If you have spent time in Falls Church City, or even just driven through it, you have noticed the Beyer Automotive’s Man Eating Dog Food sculpture, the hot air balloon mural in Mr. Brown’s Park, or the Tinner Hill Monument. They are Little City landmarks and some of more than 40 pieces of public art in The Little City.
Falls Church’s Arts & Humanities Council is highlighting the City’s public art through its new Falls Church Art Walk initiative. Mary Sellers and Ariadne Autor, AH Council’s at-large members, and Vice Mayor Letty Hardi, AH Council City Council liaison, have spearheaded an effort to document the City’s public art and make it more accessible and approachable. Under their leadership, and with assistance from the Falls Church Economic Development Authority, the Recreation and Parks Authority, and some Meridian High School students, Falls Church public art is now documented and online. An official launch of the self-guided tour and website will take place at the Falls Church Farmer’s Market on World Art Day, Saturday, April 15.
The Art Walk currently includes 36 pieces created or commissioned by businesses, citizens, developers, and the City. According to Mary Sellers, “The arts are vital to establishing a sense of community and documenting history or traditions. As a new resident of Falls Church City, I love stumbling upon the different pieces of artwork that are tucked away in different corners of the city. The challenge is that I’m left with many questions about the artist, process, or origin of that artwork. Art Walk solves this problem by allowing the public to access information about the artwork and celebrate who we are as a community.”
The website includes photos, artist recognition, descriptions, locations, routes, and a map. Media include murals, sculptures, arches, monuments, and architecture. Falls Church Arts’ gallery and Jefferson Street Artists’ studios are included as well. Ten more pieces will be added to the site soon, while a number of additional pieces, including a Tinner Hill mural and projects in new building developments will be added as they are completed. Placards with a QR code to access more information will be affixed to the pieces in the coming weeks, thanks to funding by the City’s EDA.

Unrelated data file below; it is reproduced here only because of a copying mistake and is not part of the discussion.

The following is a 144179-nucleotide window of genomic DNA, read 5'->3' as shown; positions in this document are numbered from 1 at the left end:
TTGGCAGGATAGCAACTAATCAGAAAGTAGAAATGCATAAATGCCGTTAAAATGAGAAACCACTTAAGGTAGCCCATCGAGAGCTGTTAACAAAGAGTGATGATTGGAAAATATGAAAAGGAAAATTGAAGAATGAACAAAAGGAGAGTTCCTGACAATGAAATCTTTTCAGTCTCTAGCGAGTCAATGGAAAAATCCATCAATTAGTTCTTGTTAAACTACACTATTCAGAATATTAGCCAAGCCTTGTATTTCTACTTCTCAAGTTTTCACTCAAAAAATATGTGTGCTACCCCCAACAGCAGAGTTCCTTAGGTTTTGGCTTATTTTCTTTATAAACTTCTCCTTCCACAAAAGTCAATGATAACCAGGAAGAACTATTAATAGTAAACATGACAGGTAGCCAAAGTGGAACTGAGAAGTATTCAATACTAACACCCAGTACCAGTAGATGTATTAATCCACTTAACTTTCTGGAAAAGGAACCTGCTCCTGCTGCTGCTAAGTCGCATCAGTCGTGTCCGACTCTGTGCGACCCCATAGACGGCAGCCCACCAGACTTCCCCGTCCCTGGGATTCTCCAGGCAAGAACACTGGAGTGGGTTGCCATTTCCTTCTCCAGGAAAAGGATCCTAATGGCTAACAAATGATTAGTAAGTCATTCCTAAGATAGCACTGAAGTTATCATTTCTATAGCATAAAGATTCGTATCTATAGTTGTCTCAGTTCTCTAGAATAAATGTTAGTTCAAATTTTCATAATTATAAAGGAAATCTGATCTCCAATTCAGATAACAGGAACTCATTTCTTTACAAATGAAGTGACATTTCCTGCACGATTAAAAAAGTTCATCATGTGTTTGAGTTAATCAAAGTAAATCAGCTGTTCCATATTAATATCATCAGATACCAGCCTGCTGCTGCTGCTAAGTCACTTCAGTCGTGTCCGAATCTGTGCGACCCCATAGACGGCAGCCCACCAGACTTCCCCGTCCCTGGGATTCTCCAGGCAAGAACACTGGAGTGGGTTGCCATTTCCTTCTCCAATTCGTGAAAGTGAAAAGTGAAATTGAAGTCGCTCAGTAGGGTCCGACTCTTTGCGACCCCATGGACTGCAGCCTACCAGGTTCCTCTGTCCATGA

The Art Walk is a testament to the AH Council and to the community at large. As stated by Councilwoman Letty Hardi,“We’re fortunate to have an established and growing arts and culture community. Civic engagement and volunteerism are hallmarks of our community, and the Art Walk has been a great example of that collaboration come to life. With more planned public and private investment in art, I look forward to seeing new pieces added to the Art Walk in the coming years.”
For decades, business owners were the primary providers of public art in Falls Church. Beyer Automotive’s Man Feeding Pigs sculpture and Foxes Music’s Elvis on Mt. Rushmore mural, and the Eden Center Arch have been City landmarks for decades. Now, thanks to the City’s inclusion of art as a development requirement, the creation of the AH Council, artistically inclined developers, the Tinner Hill Heritage Foundation, and the involvement of artists and art lovers, more and more art installations will be added to the City’s landscape.
According to The Young Group’s Bob Young, who is also chair of Falls Church’s Economic Development Authority and the developer of Falls Church’s iconic flower and art nouveau themed commercial and mixed use buildings, “I believe that public art is very important to the community and, albeit indirectly, to economic development. As one drives or walks or bicycles through a community, art provides (if it exists) a vibe that reflects the community and its values.” Further, he states, “public art is important in creating a vibe in a community, along with the retail, restaurants, bars, etc.” The Young Group is also responsible for one of the City’s more recent murals, located on the Lily Building on the 100 block of E. Fairfax.
Falls Church residents and business leaders are fortunate to live, play, and work in a community that values public art and the benefits it relays. Public art has transformed the Falls Church landscape and helped create a better sense of community while providing a free source of entertainment, reflection, and stress relief. And now, thanks to the efforts of the AH Council, it is organized and easily accessible for all. Visit The Falls Church Art Walk website to see these various artworks. Information about unknown artists is welcomed.